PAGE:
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jalevinemd
Senior Member
Username: jalevinemd

Post Number: 990
Registered: 12-2003
Posted on Monday, May 25, 2015 - 8:46 am:   Edit Post

I apologize in advance for the lengthy post. I just received my fourth custom guitar from Alembic last week. The third arrived almost a year ago the same day. For the last two I didn't ask that a Factory to Customer thread be generated. In fact, for the latest one, I saw only a drawing and nothing else during its entire build…not even the woods that were to be used. I simply asked Susan to pick me out a nice piece of walnut. I had complete faith in their abilities.

So here's the story behind the latest one. The first three I had done to commemorate the birth of each of my three children. I told them that if they play guitar, they can have theirs once they are old enough. My youngest is almost seven, so there was quite a long time between the second and third builds. Not Alembic's fault. Life just always seemed to get in the way. It wasn't until my daughter began asking where her guitar was that I realized I had to do something.

Now, while having guitars built to honor your children and to "pre-humously" bequeath them might sound like a wonderful thing, for me it kind of backfired. Not only did I never take them out of the house for fear of damaging them, even when I played them at home they didn't seem like mine. It always felt as though I was borrowing them and so I never bonded with either of the three. I know…pathetic. But it didn't really matter, because I never played out of the house anyway. In fact the only time I jammed with anyone since high school was the three Alembic Gatherings that I attended over the last few years. But that all changed two years ago. Our local School of Rock organized a modified adult program and they got six of us to form our own group. So now I'm playing every week and four or five shows a year. For the first time, I needed an Alembic of my own. And so began the journey of what's affectionately come to be know as "The Beater" because it will be mine to play the hell out of!

Each time we built a guitar, we started with a completely new body shape…something that I've found very challenging. Let's face it, drawings can only convey so much. Even in progress pictures don't tell the entire story. Here's a montage of the four guitars. I stole three of Mica's photos because my photography skills are sorely lacking. The chronological order (oldest to newest) is top left, top right, bottom left, bottom right.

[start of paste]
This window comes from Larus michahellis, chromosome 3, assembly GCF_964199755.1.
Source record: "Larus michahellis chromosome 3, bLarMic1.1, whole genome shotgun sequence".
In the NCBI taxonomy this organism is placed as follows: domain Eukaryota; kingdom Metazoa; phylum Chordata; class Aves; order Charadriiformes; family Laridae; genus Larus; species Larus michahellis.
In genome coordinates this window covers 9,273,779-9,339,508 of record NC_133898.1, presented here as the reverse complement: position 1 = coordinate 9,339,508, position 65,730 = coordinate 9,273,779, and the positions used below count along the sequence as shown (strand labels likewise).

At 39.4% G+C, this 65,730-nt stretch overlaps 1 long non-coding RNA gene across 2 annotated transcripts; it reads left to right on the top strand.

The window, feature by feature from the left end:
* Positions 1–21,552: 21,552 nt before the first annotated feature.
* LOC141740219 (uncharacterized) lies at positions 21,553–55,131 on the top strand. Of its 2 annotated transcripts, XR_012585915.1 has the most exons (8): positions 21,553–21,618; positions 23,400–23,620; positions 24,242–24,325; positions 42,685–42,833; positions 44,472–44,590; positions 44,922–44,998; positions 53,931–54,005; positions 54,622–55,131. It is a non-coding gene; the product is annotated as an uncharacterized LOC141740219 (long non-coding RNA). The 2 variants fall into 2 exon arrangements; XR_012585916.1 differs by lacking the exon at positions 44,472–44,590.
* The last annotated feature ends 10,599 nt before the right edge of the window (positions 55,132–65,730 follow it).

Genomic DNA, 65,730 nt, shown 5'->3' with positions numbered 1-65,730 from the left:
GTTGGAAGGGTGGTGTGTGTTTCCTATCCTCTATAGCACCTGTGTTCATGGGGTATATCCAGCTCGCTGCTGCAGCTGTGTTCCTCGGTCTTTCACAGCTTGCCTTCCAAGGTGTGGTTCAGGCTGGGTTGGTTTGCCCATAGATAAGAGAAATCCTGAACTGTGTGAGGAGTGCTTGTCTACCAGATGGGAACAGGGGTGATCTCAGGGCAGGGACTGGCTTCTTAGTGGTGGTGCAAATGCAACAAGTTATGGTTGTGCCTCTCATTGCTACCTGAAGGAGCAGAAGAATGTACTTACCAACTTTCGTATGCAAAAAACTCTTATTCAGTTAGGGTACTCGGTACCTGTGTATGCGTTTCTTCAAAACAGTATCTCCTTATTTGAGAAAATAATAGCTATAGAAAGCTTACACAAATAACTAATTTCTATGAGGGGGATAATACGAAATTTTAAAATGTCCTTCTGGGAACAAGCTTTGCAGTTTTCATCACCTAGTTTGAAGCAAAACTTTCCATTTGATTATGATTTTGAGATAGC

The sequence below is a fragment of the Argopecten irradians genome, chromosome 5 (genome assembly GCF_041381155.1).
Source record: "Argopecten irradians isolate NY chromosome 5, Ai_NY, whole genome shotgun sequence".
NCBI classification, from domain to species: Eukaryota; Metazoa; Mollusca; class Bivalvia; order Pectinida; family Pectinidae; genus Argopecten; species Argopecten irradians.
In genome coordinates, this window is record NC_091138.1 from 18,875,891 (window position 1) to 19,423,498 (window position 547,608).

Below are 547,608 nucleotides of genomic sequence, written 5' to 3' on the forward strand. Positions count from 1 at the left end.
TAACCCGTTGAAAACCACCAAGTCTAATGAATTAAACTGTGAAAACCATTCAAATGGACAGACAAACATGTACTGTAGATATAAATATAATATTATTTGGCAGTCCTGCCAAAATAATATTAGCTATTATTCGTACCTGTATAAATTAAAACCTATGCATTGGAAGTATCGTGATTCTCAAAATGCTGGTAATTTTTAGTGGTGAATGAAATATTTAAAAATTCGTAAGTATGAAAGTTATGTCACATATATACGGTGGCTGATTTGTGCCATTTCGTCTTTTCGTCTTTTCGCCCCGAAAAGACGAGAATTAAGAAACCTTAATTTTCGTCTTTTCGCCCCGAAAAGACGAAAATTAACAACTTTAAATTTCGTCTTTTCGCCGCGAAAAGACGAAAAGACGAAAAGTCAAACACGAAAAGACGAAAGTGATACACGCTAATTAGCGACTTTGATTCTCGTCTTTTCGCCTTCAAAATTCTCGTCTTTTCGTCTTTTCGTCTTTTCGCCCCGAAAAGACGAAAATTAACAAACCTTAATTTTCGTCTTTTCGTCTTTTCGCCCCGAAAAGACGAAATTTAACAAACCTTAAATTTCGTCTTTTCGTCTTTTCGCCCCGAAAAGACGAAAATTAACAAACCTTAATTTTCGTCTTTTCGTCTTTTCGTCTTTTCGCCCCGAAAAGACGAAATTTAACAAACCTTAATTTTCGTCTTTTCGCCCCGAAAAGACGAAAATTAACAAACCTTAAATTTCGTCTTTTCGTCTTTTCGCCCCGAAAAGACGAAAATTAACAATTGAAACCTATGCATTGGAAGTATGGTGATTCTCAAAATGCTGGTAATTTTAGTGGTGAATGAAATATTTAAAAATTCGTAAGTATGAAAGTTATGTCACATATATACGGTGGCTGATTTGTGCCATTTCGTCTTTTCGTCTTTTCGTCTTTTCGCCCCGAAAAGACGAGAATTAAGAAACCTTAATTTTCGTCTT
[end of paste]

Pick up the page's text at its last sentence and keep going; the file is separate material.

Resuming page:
When the first guitar was delivered, I was shocked at how small it really was. When I came time to build the second, I asked that we retain the same overall shape but that the body be much more substantial. I thought I liked the horns on that one until I saw a picture of a custom bass from the 70's with these lovely curled horns. I wanted to incorporate those into the third build, whose body is a bit of a departure from the other two. After the third, I realized that I prefer longer horns, so I asked that we basically build a guitar that has all of my favorite elements from the first three. And that's precisely what they did. Not that I don't love the other three, but this one is essentially the vision I had more than ten years ago when I first started my journey with Alembic. But it's wonderful to see this natural evolution…the features of each of my children's' guitars reflected in my own.






The third guitar was the first of mine to have a volute and I requested that this have one as well.



As far as electronics are concerned, all of the others had the basic Skylark package, which seemed to work just fine at home. After playing live for quite some time, I realized what works best for me. On the "Beater" we went with a three way blade which makes pickup selection so much easier, because I can leave one in the bright position without it being activated. Then we have normal/bright switches for each pickup as well as individual volume and filter knobs. The monthly special when I ordered this was free LED's, so we've got those as well. The switch and knob closest to the bottom are for a boost on/off with variable gain setting. Typically the latter is controlled by an internal trip pot, but I asked that it be on the outside for easier real time adjustment.



(Message edited by jalevinemd on May 25, 2015)

(Message edited by jalevinemd on May 25, 2015)

(Message edited by jalevinemd on May 25, 2015)

(Message edited by jalevinemd on May 25, 2015)

(Message edited by jalevinemd on May 25, 2015)
jalevinemd
Senior Member
Username: jalevinemd

Post Number: 991
Registered: 12-2003
Posted on Monday, May 25, 2015 - 8:51 am:   Edit Post

Each of the four guitars has its own headstock shape (knobby, crown and fan for the first three). So for this it seemed only natural to go with one of my all time favorites…the bump.



(Message edited by jalevinemd on May 25, 2015)
jalevinemd
Senior Member
Username: jalevinemd

Post Number: 992
Registered: 12-2003
Posted on Monday, May 25, 2015 - 9:19 am:   Edit Post

I'll post some better non-iPhone photos of some of the details once the camera is finished charging.
jalevinemd
Senior Member
Username: jalevinemd

Post Number: 993
Registered: 12-2003
Posted on Monday, May 25, 2015 - 9:21 am:   Edit Post

I'll try posting better, non-iPhone photos of some of the details once my camera has charged.
lbpesq
Senior Member
Username: lbpesq

Post Number: 6065
Registered: 7-2004
Posted on Monday, May 25, 2015 - 10:27 am:   Edit Post

Jonathan: